I have to admit that I have not been good about labeling my quilts – what few I’ve actually finished. But, I want to make an effort to do so. I can see the value of it and the reason for it. My grandmother on my dad’s side had several quilts in her possession none of which were labeled. We don’t know if some of her relatives made them or if they were given to her from “missionary closets” or by friends. This is too bad, especially since one of them is a lovely, vintage Dresden plate quilt which my Aussie sister-in-law inherited. I really wish we knew who made it! [Pictured above.]
Even if you don’t make quilts, you may want to put labels on other sewing projects, especially items that are likely to last for years to come. Someday someone may be happy to know who made that lovely item. :-) And, if you sew items for sale, you might even get another order through a label. I suggest that you at least put on your URL or an email address when making items for sale. But – generally it is best to put it in an inconspicuous location.
Labeling Quilts – from The Missouri Star Quilt Company -- Here is a short tutorial explaining the importance of labeling quilts and also giving a few simple ideas for labeling. Some people object rather strongly to using Sharpies® (permanent markers) for labeling quilts, but Jennie Doan says here that she uses them and I’ve seen quilts that were labeled that way. Note: Some things are really a matter of choice. Do a little research if you want to know more about it. Find out the pros and cons and then make your own decision. Just because so-and-so says “always” or “never” does not mean that you won’t find some talented quilter, or even a “famous” quilter doing exactly that! :-)
Creating Quilt Labels – from Craftsy -- Here is a blog post from Craftsy explaining a number of methods for making quilt labels. They also address the information that you may want to put on your label.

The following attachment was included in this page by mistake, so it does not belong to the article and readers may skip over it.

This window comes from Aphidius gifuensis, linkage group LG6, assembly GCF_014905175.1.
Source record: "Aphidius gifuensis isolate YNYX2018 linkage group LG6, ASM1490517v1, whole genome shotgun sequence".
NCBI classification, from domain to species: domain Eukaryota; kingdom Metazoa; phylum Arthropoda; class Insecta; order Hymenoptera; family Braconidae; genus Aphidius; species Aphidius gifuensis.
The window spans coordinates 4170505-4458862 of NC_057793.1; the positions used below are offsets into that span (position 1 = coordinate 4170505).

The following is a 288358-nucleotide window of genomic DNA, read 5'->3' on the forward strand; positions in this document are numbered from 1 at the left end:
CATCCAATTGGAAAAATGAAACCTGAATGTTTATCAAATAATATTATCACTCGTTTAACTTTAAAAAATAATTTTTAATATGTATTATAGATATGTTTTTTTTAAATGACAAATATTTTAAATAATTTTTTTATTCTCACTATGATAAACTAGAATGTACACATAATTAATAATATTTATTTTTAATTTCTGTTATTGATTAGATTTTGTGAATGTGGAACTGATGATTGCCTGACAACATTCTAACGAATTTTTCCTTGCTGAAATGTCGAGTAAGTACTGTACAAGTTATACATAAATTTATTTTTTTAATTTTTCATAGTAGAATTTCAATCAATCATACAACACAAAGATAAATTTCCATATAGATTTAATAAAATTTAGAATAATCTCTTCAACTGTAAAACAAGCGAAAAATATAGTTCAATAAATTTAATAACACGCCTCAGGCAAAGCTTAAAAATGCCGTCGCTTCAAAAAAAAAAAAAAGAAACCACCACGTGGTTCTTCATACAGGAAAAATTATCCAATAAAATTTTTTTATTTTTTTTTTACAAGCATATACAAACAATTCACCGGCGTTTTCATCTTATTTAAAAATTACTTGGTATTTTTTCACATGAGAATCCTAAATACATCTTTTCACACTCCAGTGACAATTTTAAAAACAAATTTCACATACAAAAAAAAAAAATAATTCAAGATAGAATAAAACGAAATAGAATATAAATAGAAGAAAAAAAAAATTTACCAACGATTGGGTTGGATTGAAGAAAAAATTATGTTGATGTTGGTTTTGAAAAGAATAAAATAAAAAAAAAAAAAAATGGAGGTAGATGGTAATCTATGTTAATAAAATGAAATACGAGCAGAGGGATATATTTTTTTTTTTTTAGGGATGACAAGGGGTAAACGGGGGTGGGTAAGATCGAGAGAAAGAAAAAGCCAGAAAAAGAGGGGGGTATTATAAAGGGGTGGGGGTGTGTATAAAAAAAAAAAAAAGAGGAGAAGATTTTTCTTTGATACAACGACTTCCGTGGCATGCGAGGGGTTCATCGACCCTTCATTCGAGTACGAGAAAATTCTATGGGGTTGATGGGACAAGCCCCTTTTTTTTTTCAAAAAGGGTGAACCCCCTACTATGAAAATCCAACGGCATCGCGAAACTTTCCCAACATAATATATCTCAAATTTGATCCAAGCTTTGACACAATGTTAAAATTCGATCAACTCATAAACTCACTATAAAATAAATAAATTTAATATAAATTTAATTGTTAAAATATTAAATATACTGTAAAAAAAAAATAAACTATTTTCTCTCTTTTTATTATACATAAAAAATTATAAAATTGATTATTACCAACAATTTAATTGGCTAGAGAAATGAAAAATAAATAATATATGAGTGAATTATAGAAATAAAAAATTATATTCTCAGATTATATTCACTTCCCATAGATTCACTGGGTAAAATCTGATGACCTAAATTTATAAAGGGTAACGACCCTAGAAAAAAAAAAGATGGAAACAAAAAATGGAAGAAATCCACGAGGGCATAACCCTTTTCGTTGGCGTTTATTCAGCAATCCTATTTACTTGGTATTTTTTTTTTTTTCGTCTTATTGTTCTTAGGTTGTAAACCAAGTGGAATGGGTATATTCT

Note: Some people seem to have trouble with fabric home printer generated labels, so use caution with that. Be sure to do some tests with your printer, washing the test piece several times to see what effect it has on it. Also, the writer doesn’t clarify it in this post, but my understanding is that you Can Not print fabric in a laser printer.
Quilt Labels – the Cute and Easy Way! -- This tutorial is on making a simple quilt label and how to apply it to your quilt. I recommend tucking under the raw edges of the fabric before zigzagging it to the quilt back, but that is a matter of preference. :-) This label will be under the quilting stitches, so it will be more secure.
Creating Quilt Labels for Spoonflower Printing – This tutorial explains how to create your own label on the computer for uploading to Spoonflower fabric printers. They will print it on yardage and you can then cut and make your own labels. This is a more expensive method, but it would be handy. [Here is a post by Amy at A Quilting Sheep about her Spoonflower labels which she had printed. They look very nice.]